5.1. Class Headers

To begin our discussion about classes, let’s examine a piece of code that you have been secretly staring at for the last 6 weeks.

Main Class

This is what it looks like to declare a very simple class in Java. Notice that this program begins with the keyword class. This keyword is how we tell our compiler that we are declaring a new class1.

As soon as you write the keyword class, you should immediately press the spacebar and start typing the name that you would like your class to have. The name that you choose is up to you but it should always start with a capital letter and it should always match the name of the .java file that you are using to save your code. As you can see in the example above, the name of this class is Main and the code lives in a file named Main.java. See, they match!

Hold on! You’re not quite done. Right after you name your class, you must add a pair of curly braces ({}) to your program. Everything contained within these curly braces will be a part of the class definition and is considered the body of the class. The combination of the keyword class, a name of your choosing, and the curly braces is called a class header. Every class that you create needs a header, and every class header that you write must follow the pattern described above. Here is what it looks like to define a Dog class:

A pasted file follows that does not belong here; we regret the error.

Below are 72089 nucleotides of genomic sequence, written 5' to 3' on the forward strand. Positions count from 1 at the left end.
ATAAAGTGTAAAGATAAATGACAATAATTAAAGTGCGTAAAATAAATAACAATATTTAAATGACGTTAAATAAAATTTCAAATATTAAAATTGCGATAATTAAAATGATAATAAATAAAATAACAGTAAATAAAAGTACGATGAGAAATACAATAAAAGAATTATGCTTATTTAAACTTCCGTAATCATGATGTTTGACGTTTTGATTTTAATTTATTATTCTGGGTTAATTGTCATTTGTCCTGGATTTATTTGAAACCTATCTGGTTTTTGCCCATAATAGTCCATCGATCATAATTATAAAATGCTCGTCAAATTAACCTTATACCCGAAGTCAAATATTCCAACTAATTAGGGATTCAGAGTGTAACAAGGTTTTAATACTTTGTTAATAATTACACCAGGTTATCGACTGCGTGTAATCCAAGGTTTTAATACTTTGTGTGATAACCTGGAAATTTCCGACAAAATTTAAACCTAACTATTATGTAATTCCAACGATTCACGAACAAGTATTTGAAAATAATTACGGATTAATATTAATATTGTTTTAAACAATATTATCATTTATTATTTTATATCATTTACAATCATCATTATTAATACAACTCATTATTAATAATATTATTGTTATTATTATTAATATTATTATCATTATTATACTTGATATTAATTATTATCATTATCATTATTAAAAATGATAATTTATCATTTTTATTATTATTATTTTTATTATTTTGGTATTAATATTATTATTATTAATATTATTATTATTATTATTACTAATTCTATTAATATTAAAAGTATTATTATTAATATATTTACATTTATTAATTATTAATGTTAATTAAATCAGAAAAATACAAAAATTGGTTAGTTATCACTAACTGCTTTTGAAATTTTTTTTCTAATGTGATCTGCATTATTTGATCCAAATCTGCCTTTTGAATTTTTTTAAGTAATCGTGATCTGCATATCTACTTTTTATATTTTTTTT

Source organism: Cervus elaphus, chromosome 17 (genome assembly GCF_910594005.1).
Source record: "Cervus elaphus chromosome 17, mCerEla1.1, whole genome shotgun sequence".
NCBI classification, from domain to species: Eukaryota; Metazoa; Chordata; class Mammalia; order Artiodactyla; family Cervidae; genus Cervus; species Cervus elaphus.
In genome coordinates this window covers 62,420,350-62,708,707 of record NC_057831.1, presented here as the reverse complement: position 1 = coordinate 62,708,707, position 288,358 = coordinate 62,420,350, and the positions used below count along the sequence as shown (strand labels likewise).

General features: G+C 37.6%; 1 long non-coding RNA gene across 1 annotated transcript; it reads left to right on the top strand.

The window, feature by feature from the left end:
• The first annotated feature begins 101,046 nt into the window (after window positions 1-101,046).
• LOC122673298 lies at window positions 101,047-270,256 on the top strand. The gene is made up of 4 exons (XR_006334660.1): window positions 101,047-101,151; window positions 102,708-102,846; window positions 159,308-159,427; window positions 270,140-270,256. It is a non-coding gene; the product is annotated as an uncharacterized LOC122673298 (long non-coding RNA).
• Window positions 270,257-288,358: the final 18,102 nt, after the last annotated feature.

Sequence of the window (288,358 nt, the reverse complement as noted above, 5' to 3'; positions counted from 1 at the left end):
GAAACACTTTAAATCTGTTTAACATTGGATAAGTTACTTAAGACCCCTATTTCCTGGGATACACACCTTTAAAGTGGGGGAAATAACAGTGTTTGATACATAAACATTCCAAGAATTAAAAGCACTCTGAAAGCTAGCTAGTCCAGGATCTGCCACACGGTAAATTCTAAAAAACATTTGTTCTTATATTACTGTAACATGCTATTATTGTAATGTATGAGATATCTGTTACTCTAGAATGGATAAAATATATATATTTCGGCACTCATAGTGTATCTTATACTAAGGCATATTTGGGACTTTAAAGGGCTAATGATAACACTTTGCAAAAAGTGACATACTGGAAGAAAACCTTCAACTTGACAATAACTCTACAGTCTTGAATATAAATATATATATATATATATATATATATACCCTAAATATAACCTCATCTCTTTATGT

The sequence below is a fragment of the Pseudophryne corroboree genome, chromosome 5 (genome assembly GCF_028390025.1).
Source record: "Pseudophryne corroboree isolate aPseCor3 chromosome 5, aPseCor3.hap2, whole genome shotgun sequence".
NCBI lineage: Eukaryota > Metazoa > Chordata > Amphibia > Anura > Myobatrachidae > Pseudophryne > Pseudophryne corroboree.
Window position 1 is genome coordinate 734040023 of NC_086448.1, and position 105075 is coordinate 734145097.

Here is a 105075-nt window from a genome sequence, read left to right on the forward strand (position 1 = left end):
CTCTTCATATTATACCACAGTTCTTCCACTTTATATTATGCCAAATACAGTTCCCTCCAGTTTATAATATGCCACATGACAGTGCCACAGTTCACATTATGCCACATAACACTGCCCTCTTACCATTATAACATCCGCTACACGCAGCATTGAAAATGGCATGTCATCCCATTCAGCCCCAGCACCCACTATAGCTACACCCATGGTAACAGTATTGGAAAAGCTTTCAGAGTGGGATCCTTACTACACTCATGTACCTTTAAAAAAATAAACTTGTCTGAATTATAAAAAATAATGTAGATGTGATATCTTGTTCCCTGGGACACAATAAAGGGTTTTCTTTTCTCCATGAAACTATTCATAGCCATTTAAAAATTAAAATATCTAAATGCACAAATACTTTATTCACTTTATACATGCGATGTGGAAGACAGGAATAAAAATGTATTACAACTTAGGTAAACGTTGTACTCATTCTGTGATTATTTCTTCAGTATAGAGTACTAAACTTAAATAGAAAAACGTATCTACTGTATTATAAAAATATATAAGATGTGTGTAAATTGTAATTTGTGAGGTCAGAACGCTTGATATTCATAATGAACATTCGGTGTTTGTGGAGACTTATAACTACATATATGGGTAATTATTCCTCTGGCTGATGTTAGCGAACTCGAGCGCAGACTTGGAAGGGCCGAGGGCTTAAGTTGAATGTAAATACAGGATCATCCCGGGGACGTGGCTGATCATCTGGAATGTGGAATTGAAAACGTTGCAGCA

class Dog{


And here is what it looks like to define a Song class:

class Song{


These class definitions are currently empty. How do I know? Well, there’s nothing in the body of these classes (AKA there is nothing in between the curly braces). Our Main class from above isn’t empty though because the “public static void main(String[] args) {}” gobbledygook is found in its body. This means that “public static void main(String[] args) {}” is a part of the Main class definition. We won’t talk about what this gobbledygook means just yet; instead, you should just know that it must always be included within a class called Main, and that every Java program that you write must have a Main class in it.

Why? The Main class drives the execution of every other class created within your Java program2. Without it, your computer would have no idea where to start reading code. You can think of this as the table of contents at the very beginning of a book you’re reading, or the introductory paragraph in an essay that you have written for your English class; it allows our computer to orient itself in the program and get started!

Now that you have your class header, it’s important to start thinking about what goes inside of your class definition. What can you put inside of those curly braces?


Notice that whenever we’re creating something new, we use the term declare? We declare new variables, and now we can declare new classes. :)


Ok, ok, I lied. There are other ways to drive the execution of your Java programs but we won’t talk about them in this course. Keep taking CS classes and it will definitely come up though!